18. Despite the fact that the State claims that a spring assisted knife is lawful, State’s Attorney Marilyn Mosby continues to prosecute people for the possession of a spring assisted knife….
That’s right: Mosby has prosecuted, and continues to prosecute, people for possession of precisely the same type of knife Gray was carrying, and under the same Baltimore code section.
This kind of legal thinking would have never gotten past the most junior assistant prosecutor in any prosecutor’s office known to me. Prosecutors don’t argue that the very weapons for which they are prosecuting, jailing and fining others are somehow magically lawful when it suits their political purposes. Not only does it destroy their credibility, it destroys the ability of the police to protect honest citizens and themselves.
The Baltimore Sun also reports on several related issues:
They [Nero’s lawyers] also want to block prosecutors from using key evidence in the case, including citizen video of the arrest and the knife found on Gray. [skip]
Attorneys for Nero say any suggestion by prosecutors that Nero and the other officers lacked reasonable suspicion or probable cause to stop Gray, that the knife found on Gray was legal, or that police used excessive force would not be grounded in any legal reality, and should therefore not be raised as issues before jurors.
They also ask that prosecutors be barred from discussing the injuries Gray suffered after his arrest. They argue that none of the charges against Nero require ‘any showing of injury in order for the State to satisfy the elements of the offenses.
These arguments have the very great advantage of adhering to law, precedent, the rules of evidence, and to the facts of the case, not that such trifles matter to the Prosecutors.
Nero’s attorneys made the arguments in a series of motions filed this week. His case is set to go to trial Feb. 22 in Baltimore Circuit Court.
Nero is charged with second-degree assault, misconduct in office and reckless endangerment — all misdemeanors. [skip]
Police and witnesses have described the arresting officers using tactical maneuvers to restrain Gray. Cellphone video of the interaction showed Gray screaming in pain, and then his legs dangling beneath him as police took him to the van.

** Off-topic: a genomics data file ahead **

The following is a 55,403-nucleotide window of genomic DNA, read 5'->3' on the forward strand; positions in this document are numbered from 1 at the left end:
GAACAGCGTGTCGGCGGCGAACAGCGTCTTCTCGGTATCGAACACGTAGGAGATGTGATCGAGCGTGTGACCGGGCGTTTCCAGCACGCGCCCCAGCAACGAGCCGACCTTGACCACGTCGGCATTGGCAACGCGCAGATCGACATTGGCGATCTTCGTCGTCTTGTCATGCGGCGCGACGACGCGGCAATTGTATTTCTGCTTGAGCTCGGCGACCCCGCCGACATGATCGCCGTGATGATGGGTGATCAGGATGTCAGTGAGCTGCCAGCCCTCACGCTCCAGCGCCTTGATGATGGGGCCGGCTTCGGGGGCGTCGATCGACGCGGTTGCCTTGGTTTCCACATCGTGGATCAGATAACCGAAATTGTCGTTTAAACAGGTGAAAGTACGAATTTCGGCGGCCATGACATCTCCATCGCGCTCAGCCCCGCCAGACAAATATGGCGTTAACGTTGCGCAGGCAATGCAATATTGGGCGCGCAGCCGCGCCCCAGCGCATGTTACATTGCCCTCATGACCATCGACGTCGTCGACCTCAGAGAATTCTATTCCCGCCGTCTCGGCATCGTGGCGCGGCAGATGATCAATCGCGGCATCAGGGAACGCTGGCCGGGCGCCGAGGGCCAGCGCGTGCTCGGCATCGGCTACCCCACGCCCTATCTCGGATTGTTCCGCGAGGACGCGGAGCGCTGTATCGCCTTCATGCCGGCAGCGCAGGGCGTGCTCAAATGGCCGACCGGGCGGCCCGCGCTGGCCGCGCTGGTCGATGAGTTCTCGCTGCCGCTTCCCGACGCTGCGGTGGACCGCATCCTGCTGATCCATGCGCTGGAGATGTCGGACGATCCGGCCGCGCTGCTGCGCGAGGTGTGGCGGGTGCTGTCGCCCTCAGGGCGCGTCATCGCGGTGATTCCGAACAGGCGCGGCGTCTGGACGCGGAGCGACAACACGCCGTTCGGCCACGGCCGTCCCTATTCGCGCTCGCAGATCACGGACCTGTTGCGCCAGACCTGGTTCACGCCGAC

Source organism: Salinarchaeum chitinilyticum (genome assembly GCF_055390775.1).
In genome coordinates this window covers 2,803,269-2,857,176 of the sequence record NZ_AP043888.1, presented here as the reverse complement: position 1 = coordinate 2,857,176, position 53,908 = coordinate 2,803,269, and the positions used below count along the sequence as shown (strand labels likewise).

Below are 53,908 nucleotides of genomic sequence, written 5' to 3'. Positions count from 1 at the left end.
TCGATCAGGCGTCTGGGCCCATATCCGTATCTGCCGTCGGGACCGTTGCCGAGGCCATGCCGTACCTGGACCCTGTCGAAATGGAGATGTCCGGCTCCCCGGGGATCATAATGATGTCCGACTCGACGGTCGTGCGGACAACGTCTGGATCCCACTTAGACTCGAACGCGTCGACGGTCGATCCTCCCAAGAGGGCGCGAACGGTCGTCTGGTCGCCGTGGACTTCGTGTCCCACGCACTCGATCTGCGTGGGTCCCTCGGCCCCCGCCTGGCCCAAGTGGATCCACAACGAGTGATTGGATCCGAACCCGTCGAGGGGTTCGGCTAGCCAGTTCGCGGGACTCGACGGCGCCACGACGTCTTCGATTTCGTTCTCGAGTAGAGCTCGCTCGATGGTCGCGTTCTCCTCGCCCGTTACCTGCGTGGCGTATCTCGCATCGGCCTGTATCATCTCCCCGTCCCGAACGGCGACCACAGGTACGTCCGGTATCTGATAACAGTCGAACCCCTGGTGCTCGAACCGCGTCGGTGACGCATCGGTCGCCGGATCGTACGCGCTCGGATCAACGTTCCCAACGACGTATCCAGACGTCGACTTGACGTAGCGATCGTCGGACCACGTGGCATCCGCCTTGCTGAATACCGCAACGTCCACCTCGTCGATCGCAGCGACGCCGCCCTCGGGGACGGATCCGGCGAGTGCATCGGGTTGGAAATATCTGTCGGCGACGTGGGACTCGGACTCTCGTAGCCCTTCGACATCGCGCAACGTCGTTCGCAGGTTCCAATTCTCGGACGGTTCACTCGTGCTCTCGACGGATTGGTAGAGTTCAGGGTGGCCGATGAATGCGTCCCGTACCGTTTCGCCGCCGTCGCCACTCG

Prosecutors don’t contend that Gray was injured during his arrest. But they have said Nero and the other officers lacked the probable cause they needed to stop Gray, and detained him before ever noticing the switchblade knife for which he was arrested.
Translation: Gray was playing to the crowd of homeys watching his arrest. Even the Prosecution isn’t alleging that the arresting officers injured Gray. The “tactical maneuvers” were nothing more than cuffing Gray and gently holding him in place to keep him from struggling and running away.
In charging the officers, prosecutors initially suggested the knife was legal under state law. Police and attorneys for the officers have said the knife is illegal under the city code.
Prosecutors later changed their theory, suggesting the legality of the knife was moot because officers violated Gray’s rights before they discovered the knife.
Translation: Ooops. The damned knife is illegal, so now the Prosecution is arguing that stopping and arresting exactly the kind of drug dealer they specifically sent those officers to that very spot to suppress and arrest is going to get any officer foolish enough to do just that arrested and charged with multiple crimes.
In describing the assault charge in June, prosecutors wrote that Nero had caused ‘offensive physical contact with and physical harm to’ Gray, and that the contact ‘was the result of an intentional act’ and ‘not legally justified in that the Defendant used force to place Mr. Gray under arrest without probable cause.
Translation: See previous translation. And: let’s make up some stuff that will sound good in social justice circles.
Nero’s attorneys have said Nero and his fellow officers were within their rights to pursue Gray after he fled unprovoked from officers in a known drug area targeted for drug enforcement, and that Gray was detained legally and arrested legally after officers found the knife.
In their new motion to have the case dismissed, they argue there is no legal precedent anywhere in the country for charging an officer with assault based on a perceived lack of probable cause.
And in this too, they are correct.
Common sense dictates that officers would simply not make arrests if they were subject to criminal prosecution if it was later determined that probable cause did not exist,’ they wrote. ‘The long term established remedy for a Fourth Amendment Constitutional violation has always been suppression of the evidence. Therefore, the State has not demonstrated that a crime can even be committed under its theory of this case.
There is no rational argument against this point. In fact, exactly this has been occurring–actually, not occurring–in Baltimore since the persecution of the six officers began.
They argue Nero and the other officers had legal authority and probable cause to stop Gray, and prosecutors should be barred from suggesting otherwise because their doing so would be “substantially more prejudicial than probative.’
They argue that, given the prosecution’s claim that Gray’s rights were violated before the knife was found, the legality of the knife is irrelevant to the case.
Again, quite so, though it will be interesting–and likely disgusting–to see what the Prosecution comes up with to try to muddy crystal clear legal waters.
In terms of the videos from the scene, Nero’s attorneys argue that they do not show Gray’s initial detention or other parts of the arrest relevant to Nero’s charges, but do include ‘Mr. Gray screaming and hearsay statements from citizens in the community’ that should be withheld from the jury.